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(0.28) (Pro 16:32)

tn One who is “slow to anger” is a patient person (cf. NAB, NIV, NLT). This is explained further in the parallel line by the description of “one who rules his spirit” (וּמֹשֵׁל בְּרוּחוֹ, umoshel bÿrukho), meaning “controls his temper.” This means the person has the emotions under control and will not “fly off the handle” quickly.

(0.28) (Pro 23:5)

sn This seventh saying warns people not to expend all their energy trying to get rich because riches are fleeting (cf. Instruction of Amememope, chap. 7, 9:10-11 which says, “they have made themselves wings like geese and have flown away to heaven”). In the ancient world the symbol of birds flying away signified fleeting wealth.

(0.28) (Jer 48:40)

sn Conquering nations are often identified with a swiftly flying eagle swooping down on its victims (cf. Deut 28:49). In this case the eagle is to be identified with the nation (or king) of Babylon (cf. Ezek 17:3, 12 where reference is to the removal of Jehoiachin (Jeconiah) and his replacement with Zedekiah).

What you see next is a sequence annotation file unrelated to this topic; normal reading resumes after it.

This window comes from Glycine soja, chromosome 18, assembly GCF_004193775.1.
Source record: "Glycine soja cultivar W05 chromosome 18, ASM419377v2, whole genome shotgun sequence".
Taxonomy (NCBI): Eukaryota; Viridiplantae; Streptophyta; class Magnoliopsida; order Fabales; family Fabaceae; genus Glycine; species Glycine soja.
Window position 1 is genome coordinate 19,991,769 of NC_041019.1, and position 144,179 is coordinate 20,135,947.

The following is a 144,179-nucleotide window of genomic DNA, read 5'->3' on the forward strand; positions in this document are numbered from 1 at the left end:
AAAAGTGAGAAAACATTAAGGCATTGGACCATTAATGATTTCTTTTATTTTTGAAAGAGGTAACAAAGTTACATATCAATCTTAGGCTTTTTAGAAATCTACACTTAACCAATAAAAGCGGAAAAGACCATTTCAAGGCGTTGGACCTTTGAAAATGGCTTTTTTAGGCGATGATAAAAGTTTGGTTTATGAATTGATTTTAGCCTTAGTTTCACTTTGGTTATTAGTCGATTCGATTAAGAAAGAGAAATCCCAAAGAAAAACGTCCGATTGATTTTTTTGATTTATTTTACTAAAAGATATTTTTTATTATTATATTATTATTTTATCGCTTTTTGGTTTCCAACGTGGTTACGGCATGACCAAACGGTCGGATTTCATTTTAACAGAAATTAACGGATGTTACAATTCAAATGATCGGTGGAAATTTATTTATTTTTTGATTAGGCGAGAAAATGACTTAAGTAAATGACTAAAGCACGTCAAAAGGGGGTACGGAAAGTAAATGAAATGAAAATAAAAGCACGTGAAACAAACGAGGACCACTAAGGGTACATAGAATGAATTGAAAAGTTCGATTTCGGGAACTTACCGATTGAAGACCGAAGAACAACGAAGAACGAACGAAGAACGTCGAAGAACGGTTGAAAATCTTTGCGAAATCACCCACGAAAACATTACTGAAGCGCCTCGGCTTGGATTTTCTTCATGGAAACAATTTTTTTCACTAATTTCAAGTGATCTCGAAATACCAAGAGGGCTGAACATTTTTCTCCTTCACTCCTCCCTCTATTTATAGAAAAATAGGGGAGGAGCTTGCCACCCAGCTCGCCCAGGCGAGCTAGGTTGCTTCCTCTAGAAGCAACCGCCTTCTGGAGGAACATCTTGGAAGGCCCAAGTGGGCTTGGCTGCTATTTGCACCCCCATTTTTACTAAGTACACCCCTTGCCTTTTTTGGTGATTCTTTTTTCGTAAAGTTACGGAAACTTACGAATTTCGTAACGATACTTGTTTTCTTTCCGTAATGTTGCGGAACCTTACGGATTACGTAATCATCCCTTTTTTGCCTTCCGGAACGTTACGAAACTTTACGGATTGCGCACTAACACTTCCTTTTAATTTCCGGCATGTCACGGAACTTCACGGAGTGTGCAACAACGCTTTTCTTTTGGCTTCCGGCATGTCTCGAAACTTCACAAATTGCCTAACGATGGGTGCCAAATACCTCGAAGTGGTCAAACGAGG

(0.28) (Joe 2:5)

tn Heb “jostling” or “leaping.” There is question whether this pictures chariots rumbling over the mountains (e.g., 2 Sam 6:14,16; 1 Chr 15:29; Nah 3:2) or the locusts flying – or “leaping” – over the mountains (e.g., Job 21:11); see BDB 955 s.v. רָקַד.

(0.28) (Rev 8:13)

tn Concerning the word μεσουράνημα (mesouranhma), L&N 1.10 states, “a point or region of the sky directly above the earth – ‘high in the sky, midpoint in the sky, directly overhead, straight above in the sky.’ εἶδον, καὶ ἤκουσα ἑνὸς ἁετοῦ πετομένου ἐν μεσουρανήματι ‘I looked, and I heard an eagle that was flying overhead in the sky’ Re 8:13.”

(0.25) (Exo 8:22)

tn Or “distinguish.” וְהִפְלֵיתִי (vÿhifleti) is the Hiphil perfect of פָּלָה (palah). The verb in Hiphil means “to set apart, make separate, make distinct.” God was going to keep the flies away from Goshen – he was setting that apart. The Greek text assumed that the word was from פָּלֵא (pale’), and translated it something like “I will marvelously glorify.”